Texas Republican’s ‘legal weed for Jesus’ measure clears unlikely legislative hurdle
A Texas proposal to legalize marijuana on religious grounds has cleared an unlikely hurdle.
State Rep. David Simpson, a Tea Party Republican from Longview, has argued that pot comes from God and so should not be banned by the government – and his bill gained surprising support after languishing for weeks in the House Criminal Jurisprudence Committee.
Three Democrats on the committee and two Republicans voted Wednesday to approve House Bill 2165, which passed 5-2, reported the Associated Press.
Simpson’s bill is now eligible for consideration on the House floor before the legislative session ends June 1, although that probably won’t happen.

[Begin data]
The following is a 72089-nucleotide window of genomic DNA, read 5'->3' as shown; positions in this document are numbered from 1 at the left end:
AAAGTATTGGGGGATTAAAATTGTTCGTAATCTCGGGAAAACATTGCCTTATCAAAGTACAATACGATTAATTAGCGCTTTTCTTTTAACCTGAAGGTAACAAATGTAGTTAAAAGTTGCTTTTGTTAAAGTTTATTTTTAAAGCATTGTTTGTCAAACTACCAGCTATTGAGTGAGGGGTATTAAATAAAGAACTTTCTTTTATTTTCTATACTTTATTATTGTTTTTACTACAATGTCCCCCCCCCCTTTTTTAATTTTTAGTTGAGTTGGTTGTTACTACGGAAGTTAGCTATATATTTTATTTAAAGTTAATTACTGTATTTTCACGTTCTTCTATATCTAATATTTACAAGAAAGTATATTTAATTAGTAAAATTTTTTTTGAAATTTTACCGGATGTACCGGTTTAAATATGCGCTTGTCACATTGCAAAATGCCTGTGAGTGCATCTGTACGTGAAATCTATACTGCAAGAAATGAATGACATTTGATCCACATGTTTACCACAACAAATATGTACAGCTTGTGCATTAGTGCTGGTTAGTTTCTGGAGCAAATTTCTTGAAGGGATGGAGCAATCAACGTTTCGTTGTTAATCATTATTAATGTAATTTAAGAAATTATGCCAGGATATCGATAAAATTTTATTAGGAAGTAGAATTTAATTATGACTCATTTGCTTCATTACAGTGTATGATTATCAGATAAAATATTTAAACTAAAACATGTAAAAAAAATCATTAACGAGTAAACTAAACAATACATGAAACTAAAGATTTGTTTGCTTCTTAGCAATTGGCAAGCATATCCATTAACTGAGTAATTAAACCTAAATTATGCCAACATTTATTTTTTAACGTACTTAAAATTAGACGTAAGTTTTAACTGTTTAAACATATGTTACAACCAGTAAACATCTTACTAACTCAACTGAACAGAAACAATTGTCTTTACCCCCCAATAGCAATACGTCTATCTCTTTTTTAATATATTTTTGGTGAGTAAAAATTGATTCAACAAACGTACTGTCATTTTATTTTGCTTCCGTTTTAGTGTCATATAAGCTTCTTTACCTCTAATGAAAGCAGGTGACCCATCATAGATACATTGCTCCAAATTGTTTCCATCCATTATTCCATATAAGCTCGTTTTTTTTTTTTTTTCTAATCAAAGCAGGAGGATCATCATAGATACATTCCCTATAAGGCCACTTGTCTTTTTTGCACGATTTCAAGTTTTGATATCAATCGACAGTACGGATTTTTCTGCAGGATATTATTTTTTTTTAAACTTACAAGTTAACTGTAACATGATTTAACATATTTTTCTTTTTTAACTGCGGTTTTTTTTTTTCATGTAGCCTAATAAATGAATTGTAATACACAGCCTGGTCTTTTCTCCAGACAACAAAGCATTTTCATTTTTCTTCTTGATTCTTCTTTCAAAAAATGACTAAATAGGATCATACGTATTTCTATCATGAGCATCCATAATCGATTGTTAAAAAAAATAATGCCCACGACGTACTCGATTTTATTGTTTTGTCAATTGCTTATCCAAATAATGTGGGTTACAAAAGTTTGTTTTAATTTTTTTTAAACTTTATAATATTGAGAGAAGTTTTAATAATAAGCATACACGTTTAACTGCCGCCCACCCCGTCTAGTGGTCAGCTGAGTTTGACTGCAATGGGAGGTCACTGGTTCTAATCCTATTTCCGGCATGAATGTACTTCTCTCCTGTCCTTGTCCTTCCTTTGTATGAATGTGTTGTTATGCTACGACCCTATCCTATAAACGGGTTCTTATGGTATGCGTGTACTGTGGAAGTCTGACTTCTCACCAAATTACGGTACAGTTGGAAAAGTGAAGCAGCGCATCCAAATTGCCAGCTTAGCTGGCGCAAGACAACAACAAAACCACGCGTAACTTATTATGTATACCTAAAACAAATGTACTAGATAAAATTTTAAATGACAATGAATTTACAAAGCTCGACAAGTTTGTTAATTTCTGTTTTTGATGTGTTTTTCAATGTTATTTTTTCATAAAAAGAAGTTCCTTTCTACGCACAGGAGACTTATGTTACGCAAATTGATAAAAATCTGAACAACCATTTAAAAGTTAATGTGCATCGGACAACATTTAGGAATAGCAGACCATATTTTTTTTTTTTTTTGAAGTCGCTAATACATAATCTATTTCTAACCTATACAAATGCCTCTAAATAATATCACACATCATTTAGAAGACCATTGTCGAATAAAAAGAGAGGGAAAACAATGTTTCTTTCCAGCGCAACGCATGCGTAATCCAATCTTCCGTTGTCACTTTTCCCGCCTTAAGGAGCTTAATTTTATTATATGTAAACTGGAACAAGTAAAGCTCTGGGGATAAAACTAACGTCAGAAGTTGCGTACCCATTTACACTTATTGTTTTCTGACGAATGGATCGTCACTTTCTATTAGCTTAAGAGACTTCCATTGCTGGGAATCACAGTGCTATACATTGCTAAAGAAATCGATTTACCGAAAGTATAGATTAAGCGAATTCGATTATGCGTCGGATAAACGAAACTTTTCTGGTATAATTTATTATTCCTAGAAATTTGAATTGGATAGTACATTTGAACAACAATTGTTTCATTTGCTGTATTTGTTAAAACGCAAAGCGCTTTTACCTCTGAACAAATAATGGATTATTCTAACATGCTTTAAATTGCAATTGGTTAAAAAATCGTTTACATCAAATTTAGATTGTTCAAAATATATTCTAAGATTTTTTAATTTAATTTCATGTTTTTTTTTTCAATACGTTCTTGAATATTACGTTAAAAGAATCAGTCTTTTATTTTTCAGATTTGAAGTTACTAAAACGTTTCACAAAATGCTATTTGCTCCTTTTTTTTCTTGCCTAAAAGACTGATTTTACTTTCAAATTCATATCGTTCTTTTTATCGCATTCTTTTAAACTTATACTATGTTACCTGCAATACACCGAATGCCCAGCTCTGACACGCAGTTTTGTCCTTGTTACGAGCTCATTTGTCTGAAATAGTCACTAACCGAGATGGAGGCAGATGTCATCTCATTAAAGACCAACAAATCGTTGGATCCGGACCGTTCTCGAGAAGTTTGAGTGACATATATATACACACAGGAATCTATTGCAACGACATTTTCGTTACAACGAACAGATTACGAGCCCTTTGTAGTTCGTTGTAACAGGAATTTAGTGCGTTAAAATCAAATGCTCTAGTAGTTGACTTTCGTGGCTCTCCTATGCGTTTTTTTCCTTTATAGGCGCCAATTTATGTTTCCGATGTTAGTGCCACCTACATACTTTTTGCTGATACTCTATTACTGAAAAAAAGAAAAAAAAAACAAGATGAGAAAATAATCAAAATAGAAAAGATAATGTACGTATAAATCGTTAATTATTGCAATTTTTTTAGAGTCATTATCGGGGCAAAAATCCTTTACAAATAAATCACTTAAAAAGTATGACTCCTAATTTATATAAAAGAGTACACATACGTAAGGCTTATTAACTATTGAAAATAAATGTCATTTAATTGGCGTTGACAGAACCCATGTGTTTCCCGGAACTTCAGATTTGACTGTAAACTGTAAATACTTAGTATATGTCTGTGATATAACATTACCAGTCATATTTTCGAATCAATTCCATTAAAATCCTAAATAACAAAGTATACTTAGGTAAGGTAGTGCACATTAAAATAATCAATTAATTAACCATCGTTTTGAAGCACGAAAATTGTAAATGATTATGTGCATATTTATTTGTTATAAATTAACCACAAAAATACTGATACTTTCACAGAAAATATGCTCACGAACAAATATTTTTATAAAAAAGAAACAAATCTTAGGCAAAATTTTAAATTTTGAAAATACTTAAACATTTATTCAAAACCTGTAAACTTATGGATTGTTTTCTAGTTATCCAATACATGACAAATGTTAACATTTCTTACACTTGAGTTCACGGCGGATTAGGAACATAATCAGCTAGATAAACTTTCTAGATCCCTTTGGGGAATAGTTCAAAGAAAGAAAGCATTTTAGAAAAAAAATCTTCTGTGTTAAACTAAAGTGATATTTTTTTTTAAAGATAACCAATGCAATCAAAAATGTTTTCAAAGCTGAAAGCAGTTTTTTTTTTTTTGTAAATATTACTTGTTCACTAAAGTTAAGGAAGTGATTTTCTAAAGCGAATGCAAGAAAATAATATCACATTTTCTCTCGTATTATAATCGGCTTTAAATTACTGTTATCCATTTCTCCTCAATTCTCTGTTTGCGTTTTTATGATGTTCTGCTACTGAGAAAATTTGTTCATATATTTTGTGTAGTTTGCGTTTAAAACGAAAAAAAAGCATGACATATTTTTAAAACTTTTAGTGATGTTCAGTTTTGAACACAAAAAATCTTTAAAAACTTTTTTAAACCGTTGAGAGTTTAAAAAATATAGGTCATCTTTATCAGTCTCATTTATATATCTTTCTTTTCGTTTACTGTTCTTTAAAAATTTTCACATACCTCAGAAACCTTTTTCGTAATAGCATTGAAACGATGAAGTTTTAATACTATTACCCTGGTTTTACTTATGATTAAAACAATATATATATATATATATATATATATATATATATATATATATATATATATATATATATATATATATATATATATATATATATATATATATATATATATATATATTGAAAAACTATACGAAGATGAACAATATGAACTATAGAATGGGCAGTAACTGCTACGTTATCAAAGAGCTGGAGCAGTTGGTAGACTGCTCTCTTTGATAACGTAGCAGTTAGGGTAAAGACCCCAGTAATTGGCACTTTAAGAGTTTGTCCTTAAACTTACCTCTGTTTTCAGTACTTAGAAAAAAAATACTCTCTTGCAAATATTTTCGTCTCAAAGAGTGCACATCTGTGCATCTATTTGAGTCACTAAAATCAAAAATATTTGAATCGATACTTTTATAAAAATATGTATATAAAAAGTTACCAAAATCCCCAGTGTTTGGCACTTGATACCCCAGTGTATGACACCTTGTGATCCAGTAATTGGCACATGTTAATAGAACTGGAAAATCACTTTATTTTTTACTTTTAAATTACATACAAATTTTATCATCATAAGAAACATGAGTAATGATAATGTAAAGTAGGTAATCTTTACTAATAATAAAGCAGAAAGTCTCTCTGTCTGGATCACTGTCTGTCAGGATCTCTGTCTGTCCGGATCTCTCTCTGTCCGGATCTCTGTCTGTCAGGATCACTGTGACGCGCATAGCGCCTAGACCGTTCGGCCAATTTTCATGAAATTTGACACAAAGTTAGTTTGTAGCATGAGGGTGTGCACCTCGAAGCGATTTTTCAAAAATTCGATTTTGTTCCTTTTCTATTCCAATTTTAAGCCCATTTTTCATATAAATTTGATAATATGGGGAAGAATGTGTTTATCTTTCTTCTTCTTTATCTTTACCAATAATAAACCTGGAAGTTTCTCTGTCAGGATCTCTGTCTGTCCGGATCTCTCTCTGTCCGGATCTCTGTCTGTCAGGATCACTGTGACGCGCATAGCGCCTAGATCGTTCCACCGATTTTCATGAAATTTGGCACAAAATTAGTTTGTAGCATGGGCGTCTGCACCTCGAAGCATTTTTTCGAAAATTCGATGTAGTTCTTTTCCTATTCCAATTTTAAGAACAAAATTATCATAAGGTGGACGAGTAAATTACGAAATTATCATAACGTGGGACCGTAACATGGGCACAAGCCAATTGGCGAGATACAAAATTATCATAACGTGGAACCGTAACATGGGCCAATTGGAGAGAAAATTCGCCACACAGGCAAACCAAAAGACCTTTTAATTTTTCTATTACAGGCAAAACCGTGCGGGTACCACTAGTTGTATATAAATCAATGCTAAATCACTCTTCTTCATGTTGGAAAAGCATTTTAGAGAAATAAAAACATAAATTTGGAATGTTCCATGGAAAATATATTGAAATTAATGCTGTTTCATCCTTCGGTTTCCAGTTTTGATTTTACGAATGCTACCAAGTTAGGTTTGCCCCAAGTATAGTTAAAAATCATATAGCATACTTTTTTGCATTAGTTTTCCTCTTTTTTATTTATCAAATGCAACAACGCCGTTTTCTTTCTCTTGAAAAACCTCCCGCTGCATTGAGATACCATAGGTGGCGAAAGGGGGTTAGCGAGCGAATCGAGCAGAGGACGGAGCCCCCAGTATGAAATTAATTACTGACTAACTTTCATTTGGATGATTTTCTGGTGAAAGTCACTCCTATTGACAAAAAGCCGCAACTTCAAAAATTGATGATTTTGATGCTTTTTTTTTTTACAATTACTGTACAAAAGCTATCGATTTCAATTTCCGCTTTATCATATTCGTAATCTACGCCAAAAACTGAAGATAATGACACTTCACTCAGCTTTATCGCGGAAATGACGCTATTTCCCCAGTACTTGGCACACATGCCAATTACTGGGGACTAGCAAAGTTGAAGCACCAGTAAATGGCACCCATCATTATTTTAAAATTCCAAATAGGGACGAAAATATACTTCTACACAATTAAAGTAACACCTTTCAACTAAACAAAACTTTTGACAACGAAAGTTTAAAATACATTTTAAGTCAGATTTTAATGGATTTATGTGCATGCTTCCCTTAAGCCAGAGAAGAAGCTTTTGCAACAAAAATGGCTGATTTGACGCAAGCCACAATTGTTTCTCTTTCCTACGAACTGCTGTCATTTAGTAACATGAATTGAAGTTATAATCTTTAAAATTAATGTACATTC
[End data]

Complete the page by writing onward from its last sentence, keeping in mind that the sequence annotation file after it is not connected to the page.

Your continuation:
Texas law currently bans medical marijuana, so full legalization is highly unlikely, but pro-pot advocates said the committee vote was “unprecedented progress.”
A 2013 poll shows 58 percent of Texas voters support legalizing marijuana for adults and regulating it like alcohol.
Four states currently regulate and tax the drug similarly to alcohol.
Simpson said he interprets the biblical role of government is to punish or control citizens when they have harmed their neighbor – but he said marijuana use does not rise to that standard.
“All that God created is good, including marijuana,” the conservative lawmaker has said. “God did not make a mistake when he made marijuana that the government needs to fix.”
He wants to see the drug used to treat seizures and post-traumatic stress disorder and its fibers to produce hemp and other products.